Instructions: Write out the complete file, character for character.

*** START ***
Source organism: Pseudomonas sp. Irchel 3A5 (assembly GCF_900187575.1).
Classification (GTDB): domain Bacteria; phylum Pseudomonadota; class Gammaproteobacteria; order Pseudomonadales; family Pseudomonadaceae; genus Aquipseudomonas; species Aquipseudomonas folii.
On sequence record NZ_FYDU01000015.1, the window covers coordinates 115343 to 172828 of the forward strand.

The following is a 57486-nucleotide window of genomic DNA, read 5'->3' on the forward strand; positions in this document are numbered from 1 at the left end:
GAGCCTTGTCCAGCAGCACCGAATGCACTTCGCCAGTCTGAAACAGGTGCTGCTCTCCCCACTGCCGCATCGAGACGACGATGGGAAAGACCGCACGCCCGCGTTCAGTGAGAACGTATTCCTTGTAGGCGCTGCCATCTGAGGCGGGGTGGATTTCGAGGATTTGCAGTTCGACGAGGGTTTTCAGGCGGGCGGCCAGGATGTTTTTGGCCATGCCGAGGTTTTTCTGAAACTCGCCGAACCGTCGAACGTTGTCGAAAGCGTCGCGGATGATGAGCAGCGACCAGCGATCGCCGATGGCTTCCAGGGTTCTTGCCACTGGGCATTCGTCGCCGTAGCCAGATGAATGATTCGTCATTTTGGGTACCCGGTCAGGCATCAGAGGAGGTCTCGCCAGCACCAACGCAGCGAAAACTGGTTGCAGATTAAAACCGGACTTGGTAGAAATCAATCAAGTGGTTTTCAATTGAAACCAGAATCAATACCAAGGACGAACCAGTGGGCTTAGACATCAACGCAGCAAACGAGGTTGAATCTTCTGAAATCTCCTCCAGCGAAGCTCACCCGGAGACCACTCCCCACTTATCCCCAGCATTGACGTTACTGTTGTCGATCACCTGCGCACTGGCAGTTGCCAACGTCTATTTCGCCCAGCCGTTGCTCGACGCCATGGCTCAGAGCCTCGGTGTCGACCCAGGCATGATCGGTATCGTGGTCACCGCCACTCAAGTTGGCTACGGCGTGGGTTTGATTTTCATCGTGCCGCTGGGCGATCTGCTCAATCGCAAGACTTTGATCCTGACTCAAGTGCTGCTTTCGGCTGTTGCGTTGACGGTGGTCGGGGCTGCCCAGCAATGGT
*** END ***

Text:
Source organism: Pseudomonas sp. Irchel 3A5 (assembly GCF_900187575.1).
Classification (GTDB): domain Bacteria; phylum Pseudomonadota; class Gammaproteobacteria; order Pseudomonadales; family Pseudomonadaceae; genus Aquipseudomonas; species Aquipseudomonas folii.
On sequence record NZ_FYDU01000015.1, the window covers coordinates 115343 to 172828 of the forward strand.

The following is a 57486-nucleotide window of genomic DNA, read 5'->3' on the forward strand; positions in this document are numbered from 1 at the left end:
GAGCCTTGTCCAGCAGCACCGAATGCACTTCGCCAGTCTGAAACAGGTGCTGCTCTCCCCACTGCCGCATCGAGACGACGATGGGAAAGACCGCACGCCCGCGTTCAGTGAGAACGTATTCCTTGTAGGCGCTGCCATCTGAGGCGGGGTGGATTTCGAGGATTTGCAGTTCGACGAGGGTTTTCAGGCGGGCGGCCAGGATGTTTTTGGCCATGCCGAGGTTTTTCTGAAACTCGCCGAACCGTCGAACGTTGTCGAAAGCGTCGCGGATGATGAGCAGCGACCAGCGATCGCCGATGGCTTCCAGGGTTCTTGCCACTGGGCATTCGTCGCCGTAGCCAGATGAATGATTCGTCATTTTGGGTACCCGGTCAGGCATCAGAGGAGGTCTCGCCAGCACCAACGCAGCGAAAACTGGTTGCAGATTAAAACCGGACTTGGTAGAAATCAATCAAGTGGTTTTCAATTGAAACCAGAATCAATACCAAGGACGAACCAGTGGGCTTAGACATCAACGCAGCAAACGAGGTTGAATCTTCTGAAATCTCCTCCAGCGAAGCTCACCCGGAGACCACTCCCCACTTATCCCCAGCATTGACGTTACTGTTGTCGATCACCTGCGCACTGGCAGTTGCCAACGTCTATTTCGCCCAGCCGTTGCTCGACGCCATGGCTCAGAGCCTCGGTGTCGACCCAGGCATGATCGGTATCGTGGTCACCGCCACTCAAGTTGGCTACGGCGTGGGTTTGATTTTCATCGTGCCGCTGGGCGATCTGCTCAATCGCAAGACTTTGATCCTGACTCAAGTGCTGCTTTCGGCTGTTGCGTTGACGGTGGTCGGGGCTGCCCAGCAATGGT